Mikayla Hamilton Interviews Ben Negin (Benadryl) of Boone Barbies

Boone Barbies

Mikayla Hamilton Interviews Ben Negin (Benadryl)

Q: How did the Boone Barbies come to be?

A: The Boone Barbies was founded in November 2021 after Molly Pocket and Benadryl met at SAGA’s [Appalachian State University’s Sexuality and Gender Alliance] amateur drag show. We were both new to drag at the time and quickly fell in love with the art form. However, there were not many drag opportunities or events in town at the time, so we founded the group to bring more drag to the area. We’ve since put on over 50 shows and have been able to work with so many amazing performers. Our first show ever was at Lily’s Snack Bar, which continues to be our central venue. However, we have also performed at Legends, App Theatre, Coyote Kitchen, Lost Province, Bayou Smokehouse, Wildwood Community Market, with various grounds on campus, Boone and Greensboro Pride, and many more!

Q: What drives you to perform?

A: I am driven to perform because it serves as an outlet for creativity, expression, activism, and emotions. In terms of creativity, I love dyeing and styling my own wigs, making most of my own outfits, painting unique makeup looks, and putting together my numbers. When it comes to expression, when I am able to perform in drag, I am at my purest and fullest level of self-expression. When I am in drag, it feels like I am showing who I am to the fullest extent. I also use drag as activism. Money is donated from as many shows as possible, our social media accounts are used to promote civic engagement, and my performances often hold a political message as well. I combine my drag activism with other activism, such as working with App State admin on policy issues. For example, through my student activism, I worked to change the App Card policy to allow people’s correct names to be displayed and then raised money for students to get a new card for free at a show. Lastly, I bring what I am going through at the time into my performance. Whether going through a breakup or celebrating a law school acceptance, it is all on the table when I perform.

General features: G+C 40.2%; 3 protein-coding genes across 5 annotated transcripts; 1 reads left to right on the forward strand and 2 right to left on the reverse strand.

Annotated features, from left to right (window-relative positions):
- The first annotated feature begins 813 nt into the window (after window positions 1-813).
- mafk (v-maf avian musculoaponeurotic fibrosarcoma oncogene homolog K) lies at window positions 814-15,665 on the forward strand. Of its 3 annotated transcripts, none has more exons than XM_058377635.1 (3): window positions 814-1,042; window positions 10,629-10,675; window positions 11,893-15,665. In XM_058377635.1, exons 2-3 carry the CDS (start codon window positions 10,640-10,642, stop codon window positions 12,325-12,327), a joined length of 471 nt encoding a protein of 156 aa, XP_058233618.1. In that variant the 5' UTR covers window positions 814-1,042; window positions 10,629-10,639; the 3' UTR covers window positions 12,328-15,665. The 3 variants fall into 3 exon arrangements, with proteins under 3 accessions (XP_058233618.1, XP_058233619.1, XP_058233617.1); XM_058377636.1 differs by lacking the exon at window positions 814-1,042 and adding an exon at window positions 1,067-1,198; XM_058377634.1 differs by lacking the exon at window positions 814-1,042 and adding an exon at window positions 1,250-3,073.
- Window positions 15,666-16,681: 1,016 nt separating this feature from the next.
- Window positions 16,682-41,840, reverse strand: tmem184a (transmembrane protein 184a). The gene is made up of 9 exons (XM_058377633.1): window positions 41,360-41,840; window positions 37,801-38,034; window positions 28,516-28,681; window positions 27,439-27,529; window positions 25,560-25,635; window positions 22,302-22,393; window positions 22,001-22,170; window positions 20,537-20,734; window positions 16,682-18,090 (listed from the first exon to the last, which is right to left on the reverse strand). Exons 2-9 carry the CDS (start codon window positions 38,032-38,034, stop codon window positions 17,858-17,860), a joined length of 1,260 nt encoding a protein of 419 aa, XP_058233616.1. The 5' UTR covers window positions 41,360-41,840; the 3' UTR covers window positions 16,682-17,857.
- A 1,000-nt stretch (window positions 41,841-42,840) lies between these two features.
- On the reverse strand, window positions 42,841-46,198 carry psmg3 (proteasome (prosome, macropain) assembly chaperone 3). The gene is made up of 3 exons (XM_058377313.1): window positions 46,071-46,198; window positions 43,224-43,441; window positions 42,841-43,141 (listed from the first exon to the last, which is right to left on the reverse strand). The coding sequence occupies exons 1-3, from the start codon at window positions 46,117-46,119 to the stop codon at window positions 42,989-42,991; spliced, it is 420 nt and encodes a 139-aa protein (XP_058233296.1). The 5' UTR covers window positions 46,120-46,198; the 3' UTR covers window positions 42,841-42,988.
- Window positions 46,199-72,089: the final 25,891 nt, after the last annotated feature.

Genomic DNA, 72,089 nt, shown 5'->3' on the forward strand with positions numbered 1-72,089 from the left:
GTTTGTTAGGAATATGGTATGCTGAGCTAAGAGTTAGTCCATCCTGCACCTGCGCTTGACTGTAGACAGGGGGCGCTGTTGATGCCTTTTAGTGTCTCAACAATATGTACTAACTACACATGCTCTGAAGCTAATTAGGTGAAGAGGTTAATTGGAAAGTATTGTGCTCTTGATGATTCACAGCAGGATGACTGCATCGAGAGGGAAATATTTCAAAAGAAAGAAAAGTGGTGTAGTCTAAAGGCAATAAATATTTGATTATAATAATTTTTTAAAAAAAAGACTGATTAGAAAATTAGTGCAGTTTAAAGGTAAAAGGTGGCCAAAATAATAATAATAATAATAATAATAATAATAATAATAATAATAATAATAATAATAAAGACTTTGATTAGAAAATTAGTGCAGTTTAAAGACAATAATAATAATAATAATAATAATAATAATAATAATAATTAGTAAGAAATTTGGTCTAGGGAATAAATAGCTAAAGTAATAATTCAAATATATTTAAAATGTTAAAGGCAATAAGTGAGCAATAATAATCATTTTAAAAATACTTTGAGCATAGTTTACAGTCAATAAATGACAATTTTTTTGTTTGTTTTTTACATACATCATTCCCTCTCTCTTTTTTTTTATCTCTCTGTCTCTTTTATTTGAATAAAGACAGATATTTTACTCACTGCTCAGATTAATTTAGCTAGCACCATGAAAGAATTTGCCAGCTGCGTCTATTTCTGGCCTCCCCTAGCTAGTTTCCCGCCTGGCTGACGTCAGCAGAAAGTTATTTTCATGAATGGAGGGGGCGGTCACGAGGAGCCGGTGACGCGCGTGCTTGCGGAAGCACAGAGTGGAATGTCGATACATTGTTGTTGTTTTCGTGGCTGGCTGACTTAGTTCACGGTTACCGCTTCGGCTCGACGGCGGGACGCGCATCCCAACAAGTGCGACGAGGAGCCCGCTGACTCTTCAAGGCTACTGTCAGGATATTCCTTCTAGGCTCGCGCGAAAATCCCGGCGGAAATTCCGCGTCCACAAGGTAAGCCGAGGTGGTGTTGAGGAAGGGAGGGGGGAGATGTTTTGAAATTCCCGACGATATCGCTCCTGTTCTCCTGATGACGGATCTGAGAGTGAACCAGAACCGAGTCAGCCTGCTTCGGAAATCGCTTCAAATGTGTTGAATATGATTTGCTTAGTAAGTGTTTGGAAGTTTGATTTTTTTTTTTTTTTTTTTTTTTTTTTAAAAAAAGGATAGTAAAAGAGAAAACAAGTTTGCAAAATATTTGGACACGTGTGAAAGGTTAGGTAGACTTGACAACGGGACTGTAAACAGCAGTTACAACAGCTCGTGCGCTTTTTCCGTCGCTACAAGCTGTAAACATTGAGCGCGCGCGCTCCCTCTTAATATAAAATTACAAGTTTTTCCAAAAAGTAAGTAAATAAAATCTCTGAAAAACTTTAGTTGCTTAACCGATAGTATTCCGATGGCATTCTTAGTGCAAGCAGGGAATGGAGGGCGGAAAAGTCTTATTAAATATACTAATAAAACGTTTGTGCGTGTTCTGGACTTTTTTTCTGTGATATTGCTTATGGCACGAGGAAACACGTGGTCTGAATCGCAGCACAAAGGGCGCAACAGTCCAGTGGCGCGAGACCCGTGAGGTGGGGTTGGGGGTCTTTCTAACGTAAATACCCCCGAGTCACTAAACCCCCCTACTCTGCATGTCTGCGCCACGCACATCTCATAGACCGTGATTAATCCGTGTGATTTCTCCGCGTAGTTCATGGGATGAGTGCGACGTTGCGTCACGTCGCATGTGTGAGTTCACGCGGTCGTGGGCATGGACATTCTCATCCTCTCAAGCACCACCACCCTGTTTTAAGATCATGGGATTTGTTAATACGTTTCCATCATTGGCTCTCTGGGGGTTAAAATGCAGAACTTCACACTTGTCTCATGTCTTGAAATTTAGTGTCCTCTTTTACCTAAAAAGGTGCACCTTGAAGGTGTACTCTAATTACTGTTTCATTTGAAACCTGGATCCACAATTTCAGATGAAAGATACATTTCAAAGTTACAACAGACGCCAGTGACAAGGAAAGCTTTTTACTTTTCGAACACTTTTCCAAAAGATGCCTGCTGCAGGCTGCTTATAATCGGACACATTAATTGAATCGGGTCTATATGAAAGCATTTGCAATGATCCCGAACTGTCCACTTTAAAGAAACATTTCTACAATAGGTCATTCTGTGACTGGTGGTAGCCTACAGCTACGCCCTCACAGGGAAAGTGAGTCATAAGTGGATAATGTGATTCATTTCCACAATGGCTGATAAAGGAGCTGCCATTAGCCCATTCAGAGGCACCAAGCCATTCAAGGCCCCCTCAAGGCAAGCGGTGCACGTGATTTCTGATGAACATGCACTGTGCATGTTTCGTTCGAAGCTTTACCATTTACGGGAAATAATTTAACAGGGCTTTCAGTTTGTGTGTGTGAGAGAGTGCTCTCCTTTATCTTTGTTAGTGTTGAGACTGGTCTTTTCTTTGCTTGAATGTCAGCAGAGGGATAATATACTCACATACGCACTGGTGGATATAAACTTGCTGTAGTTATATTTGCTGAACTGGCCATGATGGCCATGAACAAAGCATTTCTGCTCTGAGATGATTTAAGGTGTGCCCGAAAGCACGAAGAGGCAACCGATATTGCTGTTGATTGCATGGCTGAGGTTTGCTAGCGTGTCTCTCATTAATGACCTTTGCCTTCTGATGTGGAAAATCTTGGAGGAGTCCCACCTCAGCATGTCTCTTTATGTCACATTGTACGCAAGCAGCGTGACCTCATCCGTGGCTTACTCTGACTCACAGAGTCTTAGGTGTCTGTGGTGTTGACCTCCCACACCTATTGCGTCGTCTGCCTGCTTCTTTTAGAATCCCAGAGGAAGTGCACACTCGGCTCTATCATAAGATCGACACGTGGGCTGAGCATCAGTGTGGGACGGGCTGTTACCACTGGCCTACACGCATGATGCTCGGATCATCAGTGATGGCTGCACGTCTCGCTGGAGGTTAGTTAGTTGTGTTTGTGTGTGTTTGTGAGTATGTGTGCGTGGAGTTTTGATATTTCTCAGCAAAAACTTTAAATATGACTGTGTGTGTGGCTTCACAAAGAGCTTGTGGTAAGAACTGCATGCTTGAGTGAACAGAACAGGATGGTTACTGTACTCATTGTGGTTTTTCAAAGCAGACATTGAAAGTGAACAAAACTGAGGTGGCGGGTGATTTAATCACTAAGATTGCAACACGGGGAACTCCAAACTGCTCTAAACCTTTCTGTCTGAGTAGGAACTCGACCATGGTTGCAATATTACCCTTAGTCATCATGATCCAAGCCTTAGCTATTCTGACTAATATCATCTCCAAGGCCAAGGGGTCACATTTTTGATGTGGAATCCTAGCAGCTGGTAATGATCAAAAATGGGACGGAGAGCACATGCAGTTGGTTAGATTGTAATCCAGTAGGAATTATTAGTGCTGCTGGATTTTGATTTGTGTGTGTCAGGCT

Q: What would you say is the goal of the Boone Barbies?

A: The goal of the Boone Barbies is to create queer spaces for performers and audience members alike. To give opportunities to drag performers and make sure that they are paid for their work and their art. To raise money for charity and raise awareness of political issues. To build community centered around love for all. Molly Pocket and I are both moving this summer, so we also are aiming to leave the Boone Barbies behind to the next generation, so drag will stick around in Boone forever.

Drag is Not a Crime

Q: Have any of you grown up in the South? If so, would you say that the social environment of the region had an effect on your self-discovery? If not, does working or living in the social environment of the region have an effect on you?

A: I was born in New Jersey but moved to Greensboro, NC, when I was 3. I then moved to Boone for college when I was 19. Growing up mostly in the South has definitely had an impact on my self-discovery. From HB2 to the current anti-LGBTQIA+ pieces of legislation, it is hard to be yourself, let alone be yourself in drag on a big stage. Other things that come along with the South are being harassed verbally and physically for being queer, facing discrimination at work and in school, and being told over and over again who you are and that who you are is bad. Overall, the main impact that all of this has is a growing trauma that accumulates over time. I often feel defeated that when all we do is work hard and strive to be the best people we can be, it can be reduced to hatred so quickly. However, I also take it as a motivator to never stop and to make sure that I prove myself against these small-minded people.